Reverend Lyim Hong-tiong (林芳仲) added that even former president Chiang Kai-shek (蔣介石) had not treated his enemies in such a harsh manner. He referred to the late general Chang Hsue-liang (張學良), saying that Chiang had only limited Chang’s movements to his house in Taichung and had not imprisoned him.
Lin said that the Ma administration should entertain the option of detaining Chen at his house, instead of in a prison.
“We do not wish to see Ma become more authoritarian and hope that he will listen to public opinion,” Lin said.
He added that if Ma respected life, he should allow Chen Shui-bian to be released on medical parole.
Meanwhile, the former president yesterday took leave of absence from the High Court hearing of his state affairs fund case, with his lawyer citing that A-bian was unable to narrate events in his own words.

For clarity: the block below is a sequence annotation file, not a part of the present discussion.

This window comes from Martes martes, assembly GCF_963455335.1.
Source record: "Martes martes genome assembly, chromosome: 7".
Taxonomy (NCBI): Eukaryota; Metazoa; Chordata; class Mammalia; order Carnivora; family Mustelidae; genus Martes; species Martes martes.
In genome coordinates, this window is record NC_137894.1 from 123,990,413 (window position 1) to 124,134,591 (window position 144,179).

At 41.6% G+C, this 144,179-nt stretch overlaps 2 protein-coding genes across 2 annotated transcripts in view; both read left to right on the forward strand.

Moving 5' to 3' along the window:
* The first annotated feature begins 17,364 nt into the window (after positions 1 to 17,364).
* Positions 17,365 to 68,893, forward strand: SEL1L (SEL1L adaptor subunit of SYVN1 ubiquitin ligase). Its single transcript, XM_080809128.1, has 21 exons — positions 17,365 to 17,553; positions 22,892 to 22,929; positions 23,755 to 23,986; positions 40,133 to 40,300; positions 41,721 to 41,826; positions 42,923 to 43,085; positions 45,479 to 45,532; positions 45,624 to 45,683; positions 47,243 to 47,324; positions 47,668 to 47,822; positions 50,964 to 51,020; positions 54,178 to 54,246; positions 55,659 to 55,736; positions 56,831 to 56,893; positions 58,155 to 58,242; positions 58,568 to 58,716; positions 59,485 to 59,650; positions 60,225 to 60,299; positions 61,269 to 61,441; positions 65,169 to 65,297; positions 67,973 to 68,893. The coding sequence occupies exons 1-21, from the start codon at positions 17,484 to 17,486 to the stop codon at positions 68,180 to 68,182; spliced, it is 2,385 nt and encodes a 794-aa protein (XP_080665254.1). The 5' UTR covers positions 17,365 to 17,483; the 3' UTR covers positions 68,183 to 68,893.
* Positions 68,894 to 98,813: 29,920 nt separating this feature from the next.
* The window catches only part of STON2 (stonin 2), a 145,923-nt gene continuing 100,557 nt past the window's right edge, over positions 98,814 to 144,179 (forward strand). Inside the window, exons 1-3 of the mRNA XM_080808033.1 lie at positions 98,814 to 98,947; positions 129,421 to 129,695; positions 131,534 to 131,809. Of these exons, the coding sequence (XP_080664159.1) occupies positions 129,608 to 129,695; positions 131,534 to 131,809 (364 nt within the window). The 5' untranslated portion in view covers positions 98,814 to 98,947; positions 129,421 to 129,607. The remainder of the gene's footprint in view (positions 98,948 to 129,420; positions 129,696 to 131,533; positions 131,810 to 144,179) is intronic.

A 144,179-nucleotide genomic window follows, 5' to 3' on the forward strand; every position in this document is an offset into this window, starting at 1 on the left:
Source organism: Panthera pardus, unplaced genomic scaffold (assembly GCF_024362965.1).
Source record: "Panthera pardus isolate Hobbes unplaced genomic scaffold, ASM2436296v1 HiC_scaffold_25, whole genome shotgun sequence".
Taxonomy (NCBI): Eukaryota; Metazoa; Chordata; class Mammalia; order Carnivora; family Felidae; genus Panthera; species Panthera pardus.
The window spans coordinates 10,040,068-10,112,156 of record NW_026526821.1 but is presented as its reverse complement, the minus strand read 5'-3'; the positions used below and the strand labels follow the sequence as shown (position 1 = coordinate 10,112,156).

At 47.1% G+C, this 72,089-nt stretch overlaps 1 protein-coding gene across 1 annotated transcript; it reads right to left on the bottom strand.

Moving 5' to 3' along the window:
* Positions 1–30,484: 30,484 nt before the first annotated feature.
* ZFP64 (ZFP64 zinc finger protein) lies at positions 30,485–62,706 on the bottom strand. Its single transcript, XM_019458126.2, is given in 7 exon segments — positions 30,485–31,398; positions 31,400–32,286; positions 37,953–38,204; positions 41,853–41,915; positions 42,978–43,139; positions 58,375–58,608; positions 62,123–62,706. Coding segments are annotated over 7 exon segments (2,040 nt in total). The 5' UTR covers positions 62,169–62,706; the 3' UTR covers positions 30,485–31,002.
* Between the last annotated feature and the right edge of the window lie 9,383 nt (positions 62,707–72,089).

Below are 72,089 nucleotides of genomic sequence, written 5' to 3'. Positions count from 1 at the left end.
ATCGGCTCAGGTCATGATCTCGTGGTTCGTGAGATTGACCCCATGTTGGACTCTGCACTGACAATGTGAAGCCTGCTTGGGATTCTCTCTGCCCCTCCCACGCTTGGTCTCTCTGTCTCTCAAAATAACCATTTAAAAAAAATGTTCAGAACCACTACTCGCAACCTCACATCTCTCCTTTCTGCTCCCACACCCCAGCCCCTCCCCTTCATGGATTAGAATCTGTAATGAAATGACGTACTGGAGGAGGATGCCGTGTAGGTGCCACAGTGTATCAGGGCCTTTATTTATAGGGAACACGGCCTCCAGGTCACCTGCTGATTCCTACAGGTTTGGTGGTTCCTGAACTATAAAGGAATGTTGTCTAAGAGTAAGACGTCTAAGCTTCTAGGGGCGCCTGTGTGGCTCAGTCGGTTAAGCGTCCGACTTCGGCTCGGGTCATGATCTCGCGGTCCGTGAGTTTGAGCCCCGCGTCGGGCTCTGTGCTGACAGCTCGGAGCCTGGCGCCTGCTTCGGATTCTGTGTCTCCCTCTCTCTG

To demonstrate that Chen Shui-bian’s stuttering would affect his ability to coherently defend himself, his lawyer imitated how A-bian had spoken to him about the court hearing.
The lawyer asked the court to cease hearing the case on the grounds that his client should not be over-stimulated, citing Article 294 of the Criminal Procedural Act (刑事訴訟法), which states that if a defendant is unable to be present at court because of illness, the court should suspend hearing the matter until the defendant can appear in court.
In response, the collegiate bench presiding over the case said that the opinions of medical experts should be taken into consideration in deciding whether to halt the hearings or not. It added that it has already sent a letter to the Taipei Veterans General Hospital asking Chens doctor to report on his health.